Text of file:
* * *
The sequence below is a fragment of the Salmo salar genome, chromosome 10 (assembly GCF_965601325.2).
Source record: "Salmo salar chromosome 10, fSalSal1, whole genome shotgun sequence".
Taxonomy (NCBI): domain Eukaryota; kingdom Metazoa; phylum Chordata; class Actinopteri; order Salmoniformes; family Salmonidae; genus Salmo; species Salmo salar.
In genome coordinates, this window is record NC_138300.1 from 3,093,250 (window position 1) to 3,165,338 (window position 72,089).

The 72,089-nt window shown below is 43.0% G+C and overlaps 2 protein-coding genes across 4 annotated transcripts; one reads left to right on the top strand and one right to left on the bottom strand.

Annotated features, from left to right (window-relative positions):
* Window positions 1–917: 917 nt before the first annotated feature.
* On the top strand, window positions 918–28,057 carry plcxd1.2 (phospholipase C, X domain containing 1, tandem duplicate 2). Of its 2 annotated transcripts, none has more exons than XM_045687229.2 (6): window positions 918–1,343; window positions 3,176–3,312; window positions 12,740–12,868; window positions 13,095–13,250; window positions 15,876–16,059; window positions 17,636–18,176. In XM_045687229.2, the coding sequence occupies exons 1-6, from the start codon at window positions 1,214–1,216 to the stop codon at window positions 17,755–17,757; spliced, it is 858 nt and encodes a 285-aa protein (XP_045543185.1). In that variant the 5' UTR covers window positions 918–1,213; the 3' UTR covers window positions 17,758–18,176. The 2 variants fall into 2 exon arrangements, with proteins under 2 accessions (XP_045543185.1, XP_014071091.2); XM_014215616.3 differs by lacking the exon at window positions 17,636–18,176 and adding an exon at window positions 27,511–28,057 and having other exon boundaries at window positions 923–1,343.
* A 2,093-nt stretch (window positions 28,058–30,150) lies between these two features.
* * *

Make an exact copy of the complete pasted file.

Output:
The sequence below is a fragment of the Salmo salar genome, chromosome 10 (assembly GCF_965601325.2).
Source record: "Salmo salar chromosome 10, fSalSal1, whole genome shotgun sequence".
Taxonomy (NCBI): domain Eukaryota; kingdom Metazoa; phylum Chordata; class Actinopteri; order Salmoniformes; family Salmonidae; genus Salmo; species Salmo salar.
In genome coordinates, this window is record NC_138300.1 from 3,093,250 (window position 1) to 3,165,338 (window position 72,089).

The 72,089-nt window shown below is 43.0% G+C and overlaps 2 protein-coding genes across 4 annotated transcripts; one reads left to right on the top strand and one right to left on the bottom strand.

Annotated features, from left to right (window-relative positions):
* Window positions 1–917: 917 nt before the first annotated feature.
* On the top strand, window positions 918–28,057 carry plcxd1.2 (phospholipase C, X domain containing 1, tandem duplicate 2). Of its 2 annotated transcripts, none has more exons than XM_045687229.2 (6): window positions 918–1,343; window positions 3,176–3,312; window positions 12,740–12,868; window positions 13,095–13,250; window positions 15,876–16,059; window positions 17,636–18,176. In XM_045687229.2, the coding sequence occupies exons 1-6, from the start codon at window positions 1,214–1,216 to the stop codon at window positions 17,755–17,757; spliced, it is 858 nt and encodes a 285-aa protein (XP_045543185.1). In that variant the 5' UTR covers window positions 918–1,213; the 3' UTR covers window positions 17,758–18,176. The 2 variants fall into 2 exon arrangements, with proteins under 2 accessions (XP_045543185.1, XP_014071091.2); XM_014215616.3 differs by lacking the exon at window positions 17,636–18,176 and adding an exon at window positions 27,511–28,057 and having other exon boundaries at window positions 923–1,343.
* A 2,093-nt stretch (window positions 28,058–30,150) lies between these two features.